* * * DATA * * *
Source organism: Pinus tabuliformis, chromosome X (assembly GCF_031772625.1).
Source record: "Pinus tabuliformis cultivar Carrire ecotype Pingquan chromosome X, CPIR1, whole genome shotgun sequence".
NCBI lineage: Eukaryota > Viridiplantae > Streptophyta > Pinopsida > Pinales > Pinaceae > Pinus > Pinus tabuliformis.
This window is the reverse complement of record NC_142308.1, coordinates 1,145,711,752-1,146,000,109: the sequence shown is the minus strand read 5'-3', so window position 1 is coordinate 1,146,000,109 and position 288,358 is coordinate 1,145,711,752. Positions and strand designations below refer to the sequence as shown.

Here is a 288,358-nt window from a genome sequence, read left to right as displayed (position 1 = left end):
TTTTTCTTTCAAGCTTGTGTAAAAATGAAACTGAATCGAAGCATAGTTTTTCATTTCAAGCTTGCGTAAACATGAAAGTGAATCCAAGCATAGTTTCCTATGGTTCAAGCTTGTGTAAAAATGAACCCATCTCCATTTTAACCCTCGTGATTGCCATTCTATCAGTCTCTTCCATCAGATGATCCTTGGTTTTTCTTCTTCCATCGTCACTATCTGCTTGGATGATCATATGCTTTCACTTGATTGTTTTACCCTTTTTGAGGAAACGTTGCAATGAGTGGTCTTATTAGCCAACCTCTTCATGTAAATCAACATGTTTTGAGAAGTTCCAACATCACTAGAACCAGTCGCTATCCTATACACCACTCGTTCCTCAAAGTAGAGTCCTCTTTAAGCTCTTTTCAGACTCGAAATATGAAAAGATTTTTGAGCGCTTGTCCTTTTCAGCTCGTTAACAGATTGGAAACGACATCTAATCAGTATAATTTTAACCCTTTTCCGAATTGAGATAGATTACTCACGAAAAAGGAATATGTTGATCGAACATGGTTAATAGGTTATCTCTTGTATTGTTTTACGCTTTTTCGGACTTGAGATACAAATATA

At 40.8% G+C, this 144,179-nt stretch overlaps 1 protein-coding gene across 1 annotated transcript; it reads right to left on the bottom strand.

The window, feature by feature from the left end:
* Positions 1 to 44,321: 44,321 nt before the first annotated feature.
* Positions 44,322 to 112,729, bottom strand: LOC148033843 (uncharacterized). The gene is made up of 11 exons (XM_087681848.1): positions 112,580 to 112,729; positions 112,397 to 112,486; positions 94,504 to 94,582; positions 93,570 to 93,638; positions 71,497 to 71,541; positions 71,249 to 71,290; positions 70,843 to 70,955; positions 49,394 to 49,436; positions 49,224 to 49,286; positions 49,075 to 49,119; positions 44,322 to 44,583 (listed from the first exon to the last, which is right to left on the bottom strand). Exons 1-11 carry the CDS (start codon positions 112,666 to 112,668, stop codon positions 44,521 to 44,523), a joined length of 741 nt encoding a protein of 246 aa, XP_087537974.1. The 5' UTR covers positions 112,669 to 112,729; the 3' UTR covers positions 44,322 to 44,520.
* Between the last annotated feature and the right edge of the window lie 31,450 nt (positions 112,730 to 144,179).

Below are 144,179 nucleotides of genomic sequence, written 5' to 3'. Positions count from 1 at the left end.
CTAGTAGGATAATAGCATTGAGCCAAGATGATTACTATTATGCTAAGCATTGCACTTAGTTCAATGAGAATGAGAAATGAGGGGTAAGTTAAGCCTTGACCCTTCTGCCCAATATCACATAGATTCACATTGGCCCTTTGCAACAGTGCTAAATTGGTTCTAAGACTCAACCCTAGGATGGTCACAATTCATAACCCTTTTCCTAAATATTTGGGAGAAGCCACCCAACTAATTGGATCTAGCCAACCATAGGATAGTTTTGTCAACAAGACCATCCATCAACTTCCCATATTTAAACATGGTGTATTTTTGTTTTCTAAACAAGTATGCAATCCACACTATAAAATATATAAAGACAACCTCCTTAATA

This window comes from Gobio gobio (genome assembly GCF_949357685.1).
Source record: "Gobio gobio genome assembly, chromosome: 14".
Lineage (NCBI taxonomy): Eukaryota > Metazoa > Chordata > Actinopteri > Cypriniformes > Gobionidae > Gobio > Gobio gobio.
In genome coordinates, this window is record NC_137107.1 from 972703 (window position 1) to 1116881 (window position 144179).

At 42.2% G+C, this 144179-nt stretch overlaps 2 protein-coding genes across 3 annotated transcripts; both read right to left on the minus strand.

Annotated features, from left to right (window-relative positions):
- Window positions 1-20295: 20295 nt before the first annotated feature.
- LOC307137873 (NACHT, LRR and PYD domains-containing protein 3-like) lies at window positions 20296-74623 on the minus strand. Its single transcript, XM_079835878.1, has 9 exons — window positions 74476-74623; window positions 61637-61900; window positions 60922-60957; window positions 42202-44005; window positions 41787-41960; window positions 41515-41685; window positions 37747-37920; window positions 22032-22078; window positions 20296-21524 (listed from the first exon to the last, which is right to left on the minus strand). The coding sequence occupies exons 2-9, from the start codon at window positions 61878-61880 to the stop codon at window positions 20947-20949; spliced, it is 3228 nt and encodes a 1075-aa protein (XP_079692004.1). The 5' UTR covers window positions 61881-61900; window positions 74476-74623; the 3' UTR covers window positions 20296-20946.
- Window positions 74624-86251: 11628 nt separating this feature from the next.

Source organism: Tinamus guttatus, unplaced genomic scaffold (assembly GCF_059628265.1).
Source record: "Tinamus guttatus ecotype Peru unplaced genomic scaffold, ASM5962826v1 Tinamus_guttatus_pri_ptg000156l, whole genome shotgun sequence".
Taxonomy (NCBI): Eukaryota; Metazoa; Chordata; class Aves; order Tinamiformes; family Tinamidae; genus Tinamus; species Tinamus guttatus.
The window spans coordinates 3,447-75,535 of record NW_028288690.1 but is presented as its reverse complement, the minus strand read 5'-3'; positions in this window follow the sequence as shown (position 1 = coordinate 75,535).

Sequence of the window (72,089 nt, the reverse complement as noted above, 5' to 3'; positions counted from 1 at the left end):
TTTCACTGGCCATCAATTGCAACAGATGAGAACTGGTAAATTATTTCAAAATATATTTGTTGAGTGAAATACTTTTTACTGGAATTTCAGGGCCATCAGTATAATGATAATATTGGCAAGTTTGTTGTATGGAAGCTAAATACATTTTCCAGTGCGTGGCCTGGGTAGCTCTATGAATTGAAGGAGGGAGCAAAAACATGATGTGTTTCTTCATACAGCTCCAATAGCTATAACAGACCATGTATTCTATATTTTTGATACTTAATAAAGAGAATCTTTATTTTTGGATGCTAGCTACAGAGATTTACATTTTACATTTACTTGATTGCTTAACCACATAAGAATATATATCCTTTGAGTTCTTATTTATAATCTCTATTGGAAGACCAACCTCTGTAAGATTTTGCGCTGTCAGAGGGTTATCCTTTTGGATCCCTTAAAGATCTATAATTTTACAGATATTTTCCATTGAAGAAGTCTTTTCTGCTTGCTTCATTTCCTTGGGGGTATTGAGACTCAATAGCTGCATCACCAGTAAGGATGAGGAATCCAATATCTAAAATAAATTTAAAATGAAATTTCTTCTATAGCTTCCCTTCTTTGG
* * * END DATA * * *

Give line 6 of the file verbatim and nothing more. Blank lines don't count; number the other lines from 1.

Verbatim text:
TTTTTCTTTCAAGCTTGTGTAAAAATGAAACTGAATCGAAGCATAGTTTTTCATTTCAAGCTTGCGTAAACATGAAAGTGAATCCAAGCATAGTTTCCTATGGTTCAAGCTTGTGTAAAAATGAACCCATCTCCATTTTAACCCTCGTGATTGCCATTCTATCAGTCTCTTCCATCAGATGATCCTTGGTTTTTCTTCTTCCATCGTCACTATCTGCTTGGATGATCATATGCTTTCACTTGATTGTTTTACCCTTTTTGAGGAAACGTTGCAATGAGTGGTCTTATTAGCCAACCTCTTCATGTAAATCAACATGTTTTGAGAAGTTCCAACATCACTAGAACCAGTCGCTATCCTATACACCACTCGTTCCTCAAAGTAGAGTCCTCTTTAAGCTCTTTTCAGACTCGAAATATGAAAAGATTTTTGAGCGCTTGTCCTTTTCAGCTCGTTAACAGATTGGAAACGACATCTAATCAGTATAATTTTAACCCTTTTCCGAATTGAGATAGATTACTCACGAAAAAGGAATATGTTGATCGAACATGGTTAATAGGTTATCTCTTGTATTGTTTTACGCTTTTTCGGACTTGAGATACAAATATA